A quarter of the Express Rail Link’s terminus has come under mainland jurisdiction after the controversial joint checkpoint law became effective on Tuesday at midnight. It comes as a string of previously-unmentioned issues were revealed, causing fresh concerns over the already contentious project.
In recent days, criticism arose over revelations that oversized baggage items may have to be shipped separately, and over who would bear the cost of packaged meals for mainland personnel. It was also revealed on Tuesday that the terminus contained a previously-unmentioned B5 level, and that mainland staff would be working overnight shifts at the station.
The mainland port area – some one million square feet – was rented to the mainland for HK$1,000 per year. Late Monday night, Secretary for Transport and Housing Frank Chan and Deputy Secretary General of the Guangdong Province government Lin Ji jointly hosted a short ceremony to mark the area’s commissioning.
The press was not invited to attend the ceremony. The government has not revealed how many mainland staff will be working in the area, but media reports have said 800 will be stationed.
At a regular press meeting on Tuesday, Chief Executive Carrie Lam denied it was a “ceremony,” despite the wording appearing in the government’s official press release.
“What has taken place at midnight at the West Kowloon terminus is a working level sort of a handover,” she said. “It was not a ceremony per se.”
She said a “simple and solemn” ceremony will be held on September 22, a day before trains start operating. Lam and Governor of Guangdong Ma Xingrui will attend. The chief executive also said media will be invited.
“Apparently and unfortunately, anything relating to the high-speed train normally is presented with some worries and anxieties, and I don’t want it to repeat itself between now and the opening of the high-speed train on September 23,” she said, adding that she has asked the Transport and Housing Bureau and the MTR Corporation to provide responses as promptly as possible to any queries.
Civic Party lawmaker Tanya Chan called it a “secretive” event, as neither the media nor lawmakers had advance knowledge of it.
She said on an RTHK radio programme that she would not attend the September 22 ceremony even if she was invited.
“The unlawful and unconstitutional joint checkpoint has been implemented forcefully – it has caused an irreparable damage to our legal system and rule of law. There is nothing to celebrate,” she said.
Lam confirmed a report that some mainland officers will work overnight shifts at the station – after the last train service at 11:30pm – despite the government previously saying that they will not stay overnight.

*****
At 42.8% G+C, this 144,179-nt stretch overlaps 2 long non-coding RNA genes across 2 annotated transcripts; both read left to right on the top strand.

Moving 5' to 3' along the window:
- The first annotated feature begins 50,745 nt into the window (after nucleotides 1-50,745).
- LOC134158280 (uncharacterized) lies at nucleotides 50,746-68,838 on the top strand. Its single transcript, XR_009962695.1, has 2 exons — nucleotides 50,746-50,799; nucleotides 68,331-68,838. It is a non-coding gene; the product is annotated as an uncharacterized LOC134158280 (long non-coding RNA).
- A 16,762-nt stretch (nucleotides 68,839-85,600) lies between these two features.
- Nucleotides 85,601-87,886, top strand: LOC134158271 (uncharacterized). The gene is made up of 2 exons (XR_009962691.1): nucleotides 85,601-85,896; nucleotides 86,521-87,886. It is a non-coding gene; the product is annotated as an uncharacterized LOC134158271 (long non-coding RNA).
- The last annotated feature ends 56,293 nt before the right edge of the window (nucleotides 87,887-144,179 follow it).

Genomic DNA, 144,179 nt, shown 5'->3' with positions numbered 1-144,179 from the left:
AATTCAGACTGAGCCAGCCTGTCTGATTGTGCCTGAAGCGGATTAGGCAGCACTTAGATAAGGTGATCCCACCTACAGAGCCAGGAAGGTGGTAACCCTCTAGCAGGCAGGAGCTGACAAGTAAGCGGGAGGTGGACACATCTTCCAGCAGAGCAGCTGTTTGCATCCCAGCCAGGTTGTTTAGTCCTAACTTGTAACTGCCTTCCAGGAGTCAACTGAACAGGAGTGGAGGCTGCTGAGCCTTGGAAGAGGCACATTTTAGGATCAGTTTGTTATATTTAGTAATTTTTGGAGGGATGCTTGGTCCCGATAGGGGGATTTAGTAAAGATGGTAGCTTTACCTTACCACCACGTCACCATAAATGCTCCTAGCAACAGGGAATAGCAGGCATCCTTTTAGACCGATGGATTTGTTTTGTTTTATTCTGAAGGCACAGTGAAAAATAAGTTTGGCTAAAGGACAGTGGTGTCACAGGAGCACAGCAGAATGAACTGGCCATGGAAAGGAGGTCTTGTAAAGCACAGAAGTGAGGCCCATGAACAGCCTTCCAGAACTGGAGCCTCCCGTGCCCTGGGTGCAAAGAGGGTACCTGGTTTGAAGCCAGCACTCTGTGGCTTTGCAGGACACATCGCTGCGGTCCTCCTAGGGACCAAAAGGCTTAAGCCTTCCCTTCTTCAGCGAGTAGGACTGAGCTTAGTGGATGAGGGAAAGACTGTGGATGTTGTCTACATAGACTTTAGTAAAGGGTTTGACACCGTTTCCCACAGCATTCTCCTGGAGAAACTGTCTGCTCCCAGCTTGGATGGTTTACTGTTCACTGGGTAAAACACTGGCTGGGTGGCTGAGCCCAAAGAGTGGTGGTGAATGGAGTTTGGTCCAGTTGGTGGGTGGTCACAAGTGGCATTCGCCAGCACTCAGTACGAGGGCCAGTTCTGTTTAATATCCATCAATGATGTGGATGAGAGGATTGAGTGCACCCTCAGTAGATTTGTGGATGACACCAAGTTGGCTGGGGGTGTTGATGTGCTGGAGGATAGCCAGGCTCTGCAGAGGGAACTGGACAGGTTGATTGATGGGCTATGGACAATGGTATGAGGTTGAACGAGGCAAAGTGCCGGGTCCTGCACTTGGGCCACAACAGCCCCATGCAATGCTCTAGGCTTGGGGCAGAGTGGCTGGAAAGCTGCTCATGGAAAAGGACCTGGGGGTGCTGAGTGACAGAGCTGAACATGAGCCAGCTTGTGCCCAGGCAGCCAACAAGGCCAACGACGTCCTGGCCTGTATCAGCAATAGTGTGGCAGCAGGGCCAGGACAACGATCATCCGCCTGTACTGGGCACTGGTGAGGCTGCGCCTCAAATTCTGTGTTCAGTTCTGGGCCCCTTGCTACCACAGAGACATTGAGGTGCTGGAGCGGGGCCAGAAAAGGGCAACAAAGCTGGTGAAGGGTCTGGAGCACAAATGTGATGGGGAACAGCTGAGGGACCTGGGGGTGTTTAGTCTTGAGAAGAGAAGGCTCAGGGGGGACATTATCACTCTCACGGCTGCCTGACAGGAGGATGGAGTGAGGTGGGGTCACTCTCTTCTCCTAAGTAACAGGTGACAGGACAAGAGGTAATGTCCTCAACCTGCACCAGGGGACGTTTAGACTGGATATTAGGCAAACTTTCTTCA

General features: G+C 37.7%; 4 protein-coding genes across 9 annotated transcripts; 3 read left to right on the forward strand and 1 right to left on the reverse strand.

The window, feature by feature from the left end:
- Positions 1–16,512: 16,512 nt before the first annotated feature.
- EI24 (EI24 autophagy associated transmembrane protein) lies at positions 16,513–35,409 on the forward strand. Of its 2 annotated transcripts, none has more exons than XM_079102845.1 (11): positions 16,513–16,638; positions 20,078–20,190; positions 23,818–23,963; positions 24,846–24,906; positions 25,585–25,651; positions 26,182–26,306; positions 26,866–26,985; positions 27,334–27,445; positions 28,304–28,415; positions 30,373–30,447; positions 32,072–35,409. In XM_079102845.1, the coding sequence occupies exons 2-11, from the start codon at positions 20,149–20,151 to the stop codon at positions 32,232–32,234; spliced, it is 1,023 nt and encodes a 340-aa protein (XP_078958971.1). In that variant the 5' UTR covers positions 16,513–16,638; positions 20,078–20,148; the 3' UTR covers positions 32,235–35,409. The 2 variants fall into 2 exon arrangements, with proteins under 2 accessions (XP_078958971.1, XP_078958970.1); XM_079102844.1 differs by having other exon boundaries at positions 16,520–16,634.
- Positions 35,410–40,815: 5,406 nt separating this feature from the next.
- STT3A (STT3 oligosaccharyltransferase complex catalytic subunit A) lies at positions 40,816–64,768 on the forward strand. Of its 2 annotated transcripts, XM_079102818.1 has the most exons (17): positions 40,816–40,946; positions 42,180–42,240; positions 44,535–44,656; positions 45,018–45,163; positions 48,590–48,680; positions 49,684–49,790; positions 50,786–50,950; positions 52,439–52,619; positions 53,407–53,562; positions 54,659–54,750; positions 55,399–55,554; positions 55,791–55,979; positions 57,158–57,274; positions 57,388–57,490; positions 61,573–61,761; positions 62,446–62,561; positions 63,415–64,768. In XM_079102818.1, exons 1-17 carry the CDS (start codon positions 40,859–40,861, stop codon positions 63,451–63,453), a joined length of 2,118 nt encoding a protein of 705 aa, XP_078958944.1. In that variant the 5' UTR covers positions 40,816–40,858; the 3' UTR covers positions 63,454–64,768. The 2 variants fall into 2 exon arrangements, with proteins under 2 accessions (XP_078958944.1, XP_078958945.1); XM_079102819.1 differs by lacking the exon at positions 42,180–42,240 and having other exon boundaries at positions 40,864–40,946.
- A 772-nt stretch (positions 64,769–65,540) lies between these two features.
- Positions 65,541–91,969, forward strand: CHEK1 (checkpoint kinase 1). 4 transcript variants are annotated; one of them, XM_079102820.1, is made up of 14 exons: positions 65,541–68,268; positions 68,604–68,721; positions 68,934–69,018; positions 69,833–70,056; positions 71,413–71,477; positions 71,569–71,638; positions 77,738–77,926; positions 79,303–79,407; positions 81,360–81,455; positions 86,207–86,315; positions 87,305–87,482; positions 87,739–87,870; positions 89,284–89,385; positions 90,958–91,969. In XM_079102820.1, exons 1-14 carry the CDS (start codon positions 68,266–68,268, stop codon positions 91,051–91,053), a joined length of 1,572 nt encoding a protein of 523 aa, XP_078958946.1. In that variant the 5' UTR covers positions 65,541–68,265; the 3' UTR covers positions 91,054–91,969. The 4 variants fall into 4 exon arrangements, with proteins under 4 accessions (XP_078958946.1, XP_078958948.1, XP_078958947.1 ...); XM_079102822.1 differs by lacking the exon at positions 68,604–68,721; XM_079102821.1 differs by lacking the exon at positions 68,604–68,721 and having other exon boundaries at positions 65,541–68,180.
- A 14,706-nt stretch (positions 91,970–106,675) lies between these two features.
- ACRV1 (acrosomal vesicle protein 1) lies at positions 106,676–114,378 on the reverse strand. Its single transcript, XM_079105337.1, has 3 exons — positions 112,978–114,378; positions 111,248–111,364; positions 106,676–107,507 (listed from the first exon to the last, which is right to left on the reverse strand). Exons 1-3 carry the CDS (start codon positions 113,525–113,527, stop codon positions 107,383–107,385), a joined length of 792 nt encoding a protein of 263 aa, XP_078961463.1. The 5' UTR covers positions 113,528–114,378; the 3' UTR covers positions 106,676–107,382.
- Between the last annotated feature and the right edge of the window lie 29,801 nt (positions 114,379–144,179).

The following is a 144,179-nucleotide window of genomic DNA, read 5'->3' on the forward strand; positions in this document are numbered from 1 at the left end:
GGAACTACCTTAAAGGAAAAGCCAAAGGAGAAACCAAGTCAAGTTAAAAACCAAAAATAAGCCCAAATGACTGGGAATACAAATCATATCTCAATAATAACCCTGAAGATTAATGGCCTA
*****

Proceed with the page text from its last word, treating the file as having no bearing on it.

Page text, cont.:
“From 11:30pm until the next morning, there is an overnight shift – they have to reorganise things for the operation of the rail the next day. We [the Hong Kong side] will have the same arrangement,” she said.
But she said the officers will have to buy train tickets for their trips to and from Shenzhen, and they cannot leave the mainland port area and cross to the Hong Kong side.
She said mainland authorities will pay for the officers’ meals, cleaning, rubbish collection, electricity and water in the mainland port area. “But we need to help them to arrange these things, it is as simple as that,” she said.
Meanwhile, news site HK01 reported that the West Kowloon terminus has a B5 floor, a floor below the existing B4 level which has not been revealed before.
Sources told the news site that only a minority of staff at the MTR Corporation – which runs the rail – knew of its existence. The floor has a narrow pathway which can allow two to three people to access platforms on the B4 floor above. It takes around two minutes to walk through the pathway, according to the report.
The MTRC told HKFP that the floor was for maintenance and emergency fire exits, and was not part of the mainland port area.
Lam said the existence of such pathways was common in large infrastructure projects. “If you stayed in a hotel, you know there is a ‘back of house.’ There is nothing mysterious about it,” she said.
Tanya Chan and Business and Professionals Alliance for Hong Kong party lawmaker Priscilla Leung – who also appeared on the radio programme – said they have never heard of the B5 level.